Two Groups - classifying fungi into ascomycetes and basidiomycetes:
Mushrooms are the best known basidiomycetes. Let's start with a mushroom and look at it's structure, at three different levels of magnification. Suppose you slice vertically across the outer part of a mushroom cap and pull away the small off-cut. The following diagram shows what you'd see.
Section through Hypholoma arantiacum cap
For interest's sake, the diagram represents a mushroom with concentric rings of short, black scales on the cap. In most mushrooms the gills are V-shaped in cross-section, with the point of the V at the bottom edge of the gill. The grey colour represents the exposed flesh of the cap and gills. In some cases you'd need to use a hand lens, that magnifies 10 to 20 times, to clearly see the V shape of the gill cross-section.
The V-shape of the gill cross section is exaggerated in the diagrams. The photo shows a slice taken from the cap of a mushroom of Hypholoma aurantiaca. You can see the white flesh that makes up the relatively narrow V-shape in each of the gill cross-sections. The gill faces have numerous basidia bearing dark brown spores - hence the dark coloured areas on either side of each gill section.
The gills of a mushroom are lined with basidia. So, if you took a very thin slice, across several gills, from that exposed section, and viewed it at about a hundred times magnification you'd see the basidia sticking out from the gills, as shown below - though in most mushrooms the top of the V would be much narrower than shown here. The basidia are drawn in green, the spores in brown and the general gill tissue again in grey. These colours (and those in later diagrams) have no significance and are simply used to differentiate the various structures. The basidia protrude from one gill into the airspace between that gill and the neighbouring gill. During their development, the spores are exposed to the air between the gills - quite unlike the ascomycetes, where the spores are enclosed in asci.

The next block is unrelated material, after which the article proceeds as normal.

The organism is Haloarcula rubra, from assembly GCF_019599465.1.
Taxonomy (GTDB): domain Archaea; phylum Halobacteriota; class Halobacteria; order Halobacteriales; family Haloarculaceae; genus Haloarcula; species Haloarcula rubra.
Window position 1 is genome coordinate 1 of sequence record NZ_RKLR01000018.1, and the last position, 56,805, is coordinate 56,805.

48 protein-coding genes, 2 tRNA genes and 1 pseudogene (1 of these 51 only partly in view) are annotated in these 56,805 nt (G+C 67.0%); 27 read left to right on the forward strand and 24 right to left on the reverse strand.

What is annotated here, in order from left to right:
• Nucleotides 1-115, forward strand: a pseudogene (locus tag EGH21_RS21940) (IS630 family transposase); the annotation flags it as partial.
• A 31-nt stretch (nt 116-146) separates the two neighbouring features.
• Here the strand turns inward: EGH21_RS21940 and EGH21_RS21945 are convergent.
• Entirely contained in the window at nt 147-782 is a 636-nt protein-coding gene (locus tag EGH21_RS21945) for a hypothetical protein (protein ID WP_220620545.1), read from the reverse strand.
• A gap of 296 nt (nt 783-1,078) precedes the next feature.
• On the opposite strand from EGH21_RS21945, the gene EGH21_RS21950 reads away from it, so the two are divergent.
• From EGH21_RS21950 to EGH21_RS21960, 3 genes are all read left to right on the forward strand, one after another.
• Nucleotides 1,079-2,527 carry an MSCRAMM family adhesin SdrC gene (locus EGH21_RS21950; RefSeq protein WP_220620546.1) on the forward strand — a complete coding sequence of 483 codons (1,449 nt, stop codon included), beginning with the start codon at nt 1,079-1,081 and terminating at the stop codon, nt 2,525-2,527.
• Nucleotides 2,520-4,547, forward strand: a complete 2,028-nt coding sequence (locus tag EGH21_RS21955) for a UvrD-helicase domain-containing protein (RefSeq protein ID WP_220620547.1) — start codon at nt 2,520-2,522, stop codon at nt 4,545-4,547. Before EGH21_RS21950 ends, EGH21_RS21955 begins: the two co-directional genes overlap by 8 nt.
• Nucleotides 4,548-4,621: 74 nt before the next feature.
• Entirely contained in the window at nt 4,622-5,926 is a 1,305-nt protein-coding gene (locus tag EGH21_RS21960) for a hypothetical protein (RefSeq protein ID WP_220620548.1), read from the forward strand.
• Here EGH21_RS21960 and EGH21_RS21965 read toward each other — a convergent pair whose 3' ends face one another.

If you took a small section from a gill (such as the area contained in the blue rectangle in the above figure) and looked at it under the microscope at a magnification of several hundred times, you'd see something resembling the next figure. You can now see the basidia much more clearly and also see the hyphae that make up the gill tissue. In this diagram the hyphae are marked by the parallel pairs of greyish-blue lines and you can also see the septa that divide the filamentous hyphae into separate compartments. Notice that the basidia are the terminal elements of various hyphae and that between the basidia there are numerous ordinary hyphae. You can follow the hyphae back from the basidia and see that they bend upwards and may weave under and over each other.
There is much variation in shape of basidia and arrangement of hyphae in the gills.